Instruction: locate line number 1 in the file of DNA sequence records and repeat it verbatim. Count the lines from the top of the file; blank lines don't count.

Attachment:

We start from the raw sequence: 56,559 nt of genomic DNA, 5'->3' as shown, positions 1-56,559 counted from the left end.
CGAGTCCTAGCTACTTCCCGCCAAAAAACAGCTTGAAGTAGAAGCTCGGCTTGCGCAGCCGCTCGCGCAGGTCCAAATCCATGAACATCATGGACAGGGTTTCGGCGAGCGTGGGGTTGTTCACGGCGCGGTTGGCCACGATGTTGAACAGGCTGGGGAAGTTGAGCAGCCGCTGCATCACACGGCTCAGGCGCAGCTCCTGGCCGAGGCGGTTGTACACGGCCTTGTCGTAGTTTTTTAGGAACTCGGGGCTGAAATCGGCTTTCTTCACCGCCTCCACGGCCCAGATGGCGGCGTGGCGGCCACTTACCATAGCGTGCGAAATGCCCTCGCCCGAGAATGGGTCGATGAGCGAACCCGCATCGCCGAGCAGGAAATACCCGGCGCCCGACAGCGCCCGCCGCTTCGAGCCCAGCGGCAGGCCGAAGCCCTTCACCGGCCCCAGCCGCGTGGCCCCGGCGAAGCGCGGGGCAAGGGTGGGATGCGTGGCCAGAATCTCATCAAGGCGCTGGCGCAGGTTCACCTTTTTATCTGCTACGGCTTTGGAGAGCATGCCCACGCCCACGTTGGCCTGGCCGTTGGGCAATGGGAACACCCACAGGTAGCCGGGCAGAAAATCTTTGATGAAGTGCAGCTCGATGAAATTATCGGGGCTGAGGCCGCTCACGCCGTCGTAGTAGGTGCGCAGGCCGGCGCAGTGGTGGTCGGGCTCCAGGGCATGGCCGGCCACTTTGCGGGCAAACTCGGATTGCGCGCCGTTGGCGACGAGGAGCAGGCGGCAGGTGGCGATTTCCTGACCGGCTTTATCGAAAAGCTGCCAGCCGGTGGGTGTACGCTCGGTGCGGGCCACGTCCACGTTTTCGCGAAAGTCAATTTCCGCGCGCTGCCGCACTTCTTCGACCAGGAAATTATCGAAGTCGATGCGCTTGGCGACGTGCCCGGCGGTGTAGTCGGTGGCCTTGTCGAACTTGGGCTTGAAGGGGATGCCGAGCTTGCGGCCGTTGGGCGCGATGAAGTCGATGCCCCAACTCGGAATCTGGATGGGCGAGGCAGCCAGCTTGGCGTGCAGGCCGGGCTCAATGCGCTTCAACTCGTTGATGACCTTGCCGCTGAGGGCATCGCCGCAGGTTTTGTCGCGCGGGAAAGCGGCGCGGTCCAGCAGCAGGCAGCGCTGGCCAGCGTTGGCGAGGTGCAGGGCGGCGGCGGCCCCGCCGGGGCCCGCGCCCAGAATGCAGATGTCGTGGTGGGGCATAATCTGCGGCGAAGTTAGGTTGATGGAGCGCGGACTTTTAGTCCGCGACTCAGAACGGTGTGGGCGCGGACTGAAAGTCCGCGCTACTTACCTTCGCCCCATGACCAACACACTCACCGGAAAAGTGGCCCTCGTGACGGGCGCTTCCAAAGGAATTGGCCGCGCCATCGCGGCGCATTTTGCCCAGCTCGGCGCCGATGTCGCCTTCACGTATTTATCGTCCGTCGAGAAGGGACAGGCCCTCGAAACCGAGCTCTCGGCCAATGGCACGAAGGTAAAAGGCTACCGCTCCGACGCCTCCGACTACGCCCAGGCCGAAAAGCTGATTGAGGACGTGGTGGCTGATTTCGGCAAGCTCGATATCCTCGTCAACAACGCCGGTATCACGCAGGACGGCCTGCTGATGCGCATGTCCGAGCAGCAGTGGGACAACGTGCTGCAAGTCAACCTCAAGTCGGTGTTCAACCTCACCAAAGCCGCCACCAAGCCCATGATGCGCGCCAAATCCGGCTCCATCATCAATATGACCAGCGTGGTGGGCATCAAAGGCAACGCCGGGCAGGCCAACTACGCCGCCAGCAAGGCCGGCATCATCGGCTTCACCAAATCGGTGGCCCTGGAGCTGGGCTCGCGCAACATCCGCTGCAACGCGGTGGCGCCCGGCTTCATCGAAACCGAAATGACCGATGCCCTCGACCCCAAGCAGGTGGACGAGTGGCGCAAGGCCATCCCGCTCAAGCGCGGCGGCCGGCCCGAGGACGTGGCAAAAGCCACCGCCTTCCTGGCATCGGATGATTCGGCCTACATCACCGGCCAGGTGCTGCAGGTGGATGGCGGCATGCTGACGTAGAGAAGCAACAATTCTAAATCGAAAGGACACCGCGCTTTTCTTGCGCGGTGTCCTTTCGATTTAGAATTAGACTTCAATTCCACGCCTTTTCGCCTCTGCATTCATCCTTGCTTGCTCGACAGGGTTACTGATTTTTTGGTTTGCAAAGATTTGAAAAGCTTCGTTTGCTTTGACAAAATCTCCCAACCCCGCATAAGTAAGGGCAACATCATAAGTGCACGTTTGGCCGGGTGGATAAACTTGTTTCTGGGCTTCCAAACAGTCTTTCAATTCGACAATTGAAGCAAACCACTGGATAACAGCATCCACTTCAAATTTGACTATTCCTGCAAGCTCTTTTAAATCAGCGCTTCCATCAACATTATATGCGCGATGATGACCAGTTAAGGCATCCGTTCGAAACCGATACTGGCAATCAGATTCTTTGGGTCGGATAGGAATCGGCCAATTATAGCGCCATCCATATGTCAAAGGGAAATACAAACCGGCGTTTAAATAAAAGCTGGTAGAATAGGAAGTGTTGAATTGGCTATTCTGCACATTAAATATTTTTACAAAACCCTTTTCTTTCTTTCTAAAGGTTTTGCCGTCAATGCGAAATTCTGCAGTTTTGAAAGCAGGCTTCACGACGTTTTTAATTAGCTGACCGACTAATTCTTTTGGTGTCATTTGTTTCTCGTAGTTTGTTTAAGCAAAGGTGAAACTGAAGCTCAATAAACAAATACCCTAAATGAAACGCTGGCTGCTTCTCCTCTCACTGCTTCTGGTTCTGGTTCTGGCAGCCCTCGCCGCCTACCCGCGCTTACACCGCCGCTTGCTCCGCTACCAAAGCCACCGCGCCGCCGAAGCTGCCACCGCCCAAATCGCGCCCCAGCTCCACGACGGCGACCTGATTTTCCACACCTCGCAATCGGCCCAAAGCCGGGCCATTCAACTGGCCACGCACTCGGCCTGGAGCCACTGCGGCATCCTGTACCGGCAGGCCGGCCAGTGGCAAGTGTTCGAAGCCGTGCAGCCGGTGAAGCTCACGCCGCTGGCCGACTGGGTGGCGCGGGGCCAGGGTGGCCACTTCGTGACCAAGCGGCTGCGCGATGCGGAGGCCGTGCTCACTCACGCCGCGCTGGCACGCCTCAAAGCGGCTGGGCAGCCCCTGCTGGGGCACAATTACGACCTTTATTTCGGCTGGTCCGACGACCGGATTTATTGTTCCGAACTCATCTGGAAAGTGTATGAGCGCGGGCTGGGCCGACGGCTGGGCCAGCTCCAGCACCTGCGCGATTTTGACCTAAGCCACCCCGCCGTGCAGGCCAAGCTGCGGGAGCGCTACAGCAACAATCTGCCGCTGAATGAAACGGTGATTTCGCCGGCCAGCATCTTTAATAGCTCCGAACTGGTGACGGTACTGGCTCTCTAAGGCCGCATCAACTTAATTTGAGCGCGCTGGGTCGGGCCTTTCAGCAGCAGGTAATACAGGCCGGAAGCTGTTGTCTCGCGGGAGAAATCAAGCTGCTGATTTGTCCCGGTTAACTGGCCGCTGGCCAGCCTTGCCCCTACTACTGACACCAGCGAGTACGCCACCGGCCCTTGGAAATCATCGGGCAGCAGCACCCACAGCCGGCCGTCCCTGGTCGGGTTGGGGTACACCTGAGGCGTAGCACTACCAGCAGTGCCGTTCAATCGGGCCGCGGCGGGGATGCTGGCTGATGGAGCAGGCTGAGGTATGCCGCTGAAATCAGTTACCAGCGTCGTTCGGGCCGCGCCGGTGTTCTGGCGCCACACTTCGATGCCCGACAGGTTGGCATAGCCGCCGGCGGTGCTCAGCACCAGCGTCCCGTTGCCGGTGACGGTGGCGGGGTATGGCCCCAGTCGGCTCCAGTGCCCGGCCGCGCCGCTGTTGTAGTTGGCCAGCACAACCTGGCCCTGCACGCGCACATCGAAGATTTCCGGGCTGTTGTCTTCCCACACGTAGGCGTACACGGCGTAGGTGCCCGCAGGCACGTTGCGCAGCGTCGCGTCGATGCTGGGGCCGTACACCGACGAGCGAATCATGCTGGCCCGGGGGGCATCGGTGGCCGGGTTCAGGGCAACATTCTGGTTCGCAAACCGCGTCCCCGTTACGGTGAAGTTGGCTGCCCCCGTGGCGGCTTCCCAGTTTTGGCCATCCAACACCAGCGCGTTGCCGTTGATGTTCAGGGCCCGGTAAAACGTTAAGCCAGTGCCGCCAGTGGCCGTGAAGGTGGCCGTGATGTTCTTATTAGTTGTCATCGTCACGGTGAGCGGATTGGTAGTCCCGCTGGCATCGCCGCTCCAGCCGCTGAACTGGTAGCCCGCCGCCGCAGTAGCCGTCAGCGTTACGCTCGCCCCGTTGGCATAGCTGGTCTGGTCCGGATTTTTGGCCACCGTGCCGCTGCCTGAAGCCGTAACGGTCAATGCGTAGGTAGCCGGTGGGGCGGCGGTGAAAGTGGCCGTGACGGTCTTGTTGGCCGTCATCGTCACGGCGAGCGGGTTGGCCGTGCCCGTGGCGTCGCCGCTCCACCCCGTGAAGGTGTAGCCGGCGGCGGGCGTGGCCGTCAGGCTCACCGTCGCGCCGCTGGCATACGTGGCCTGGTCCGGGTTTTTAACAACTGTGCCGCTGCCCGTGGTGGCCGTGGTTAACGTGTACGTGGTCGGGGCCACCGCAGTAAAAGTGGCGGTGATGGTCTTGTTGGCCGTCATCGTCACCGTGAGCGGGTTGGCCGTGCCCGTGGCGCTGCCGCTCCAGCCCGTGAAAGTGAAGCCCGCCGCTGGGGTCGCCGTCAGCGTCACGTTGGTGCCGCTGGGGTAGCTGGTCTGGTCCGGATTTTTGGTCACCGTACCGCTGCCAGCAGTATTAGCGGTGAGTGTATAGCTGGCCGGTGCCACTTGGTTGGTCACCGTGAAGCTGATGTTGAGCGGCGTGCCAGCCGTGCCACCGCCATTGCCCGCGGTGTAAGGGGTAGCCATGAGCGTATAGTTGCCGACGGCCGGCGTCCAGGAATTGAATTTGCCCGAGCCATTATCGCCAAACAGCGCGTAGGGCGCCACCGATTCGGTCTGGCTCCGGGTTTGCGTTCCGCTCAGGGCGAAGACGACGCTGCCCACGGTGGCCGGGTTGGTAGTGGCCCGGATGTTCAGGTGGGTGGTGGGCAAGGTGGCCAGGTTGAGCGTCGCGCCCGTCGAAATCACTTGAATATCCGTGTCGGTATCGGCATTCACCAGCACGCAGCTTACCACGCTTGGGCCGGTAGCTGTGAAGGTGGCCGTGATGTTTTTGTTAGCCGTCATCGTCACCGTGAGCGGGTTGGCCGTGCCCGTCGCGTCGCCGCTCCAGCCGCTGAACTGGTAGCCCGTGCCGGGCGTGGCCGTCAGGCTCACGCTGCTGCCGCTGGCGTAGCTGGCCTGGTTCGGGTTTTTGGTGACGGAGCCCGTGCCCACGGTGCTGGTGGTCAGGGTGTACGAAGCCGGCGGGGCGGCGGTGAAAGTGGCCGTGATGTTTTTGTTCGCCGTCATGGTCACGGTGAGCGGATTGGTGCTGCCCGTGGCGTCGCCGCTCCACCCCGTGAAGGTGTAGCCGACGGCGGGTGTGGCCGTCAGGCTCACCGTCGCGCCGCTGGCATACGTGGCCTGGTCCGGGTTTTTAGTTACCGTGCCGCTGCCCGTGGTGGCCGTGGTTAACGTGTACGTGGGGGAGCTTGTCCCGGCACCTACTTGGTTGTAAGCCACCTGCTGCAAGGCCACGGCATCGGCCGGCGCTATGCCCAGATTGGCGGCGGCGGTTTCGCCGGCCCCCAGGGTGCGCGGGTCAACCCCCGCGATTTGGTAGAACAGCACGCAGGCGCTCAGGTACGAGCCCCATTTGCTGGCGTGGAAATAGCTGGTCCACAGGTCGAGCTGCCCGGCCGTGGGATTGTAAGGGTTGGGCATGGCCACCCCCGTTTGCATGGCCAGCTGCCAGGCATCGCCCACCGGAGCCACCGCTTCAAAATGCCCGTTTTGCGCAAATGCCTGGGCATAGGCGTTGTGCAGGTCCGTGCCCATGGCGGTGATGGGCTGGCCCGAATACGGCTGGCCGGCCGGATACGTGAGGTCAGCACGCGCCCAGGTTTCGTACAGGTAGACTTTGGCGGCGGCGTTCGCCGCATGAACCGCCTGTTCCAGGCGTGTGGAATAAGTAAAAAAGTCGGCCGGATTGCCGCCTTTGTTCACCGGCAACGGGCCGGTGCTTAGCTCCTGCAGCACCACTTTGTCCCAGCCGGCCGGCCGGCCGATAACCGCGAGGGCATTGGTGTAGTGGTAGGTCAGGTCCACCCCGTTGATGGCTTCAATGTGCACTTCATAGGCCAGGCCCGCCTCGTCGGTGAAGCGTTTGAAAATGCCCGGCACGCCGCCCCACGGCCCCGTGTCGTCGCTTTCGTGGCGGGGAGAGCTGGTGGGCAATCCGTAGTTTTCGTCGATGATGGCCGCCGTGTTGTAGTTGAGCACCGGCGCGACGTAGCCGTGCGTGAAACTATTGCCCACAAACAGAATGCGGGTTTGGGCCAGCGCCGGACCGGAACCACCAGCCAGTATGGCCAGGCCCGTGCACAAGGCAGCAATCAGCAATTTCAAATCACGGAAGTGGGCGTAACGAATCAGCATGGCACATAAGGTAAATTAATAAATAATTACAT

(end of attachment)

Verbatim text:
We start from the raw sequence: 56,559 nt of genomic DNA, 5'->3' as shown, positions 1-56,559 counted from the left end.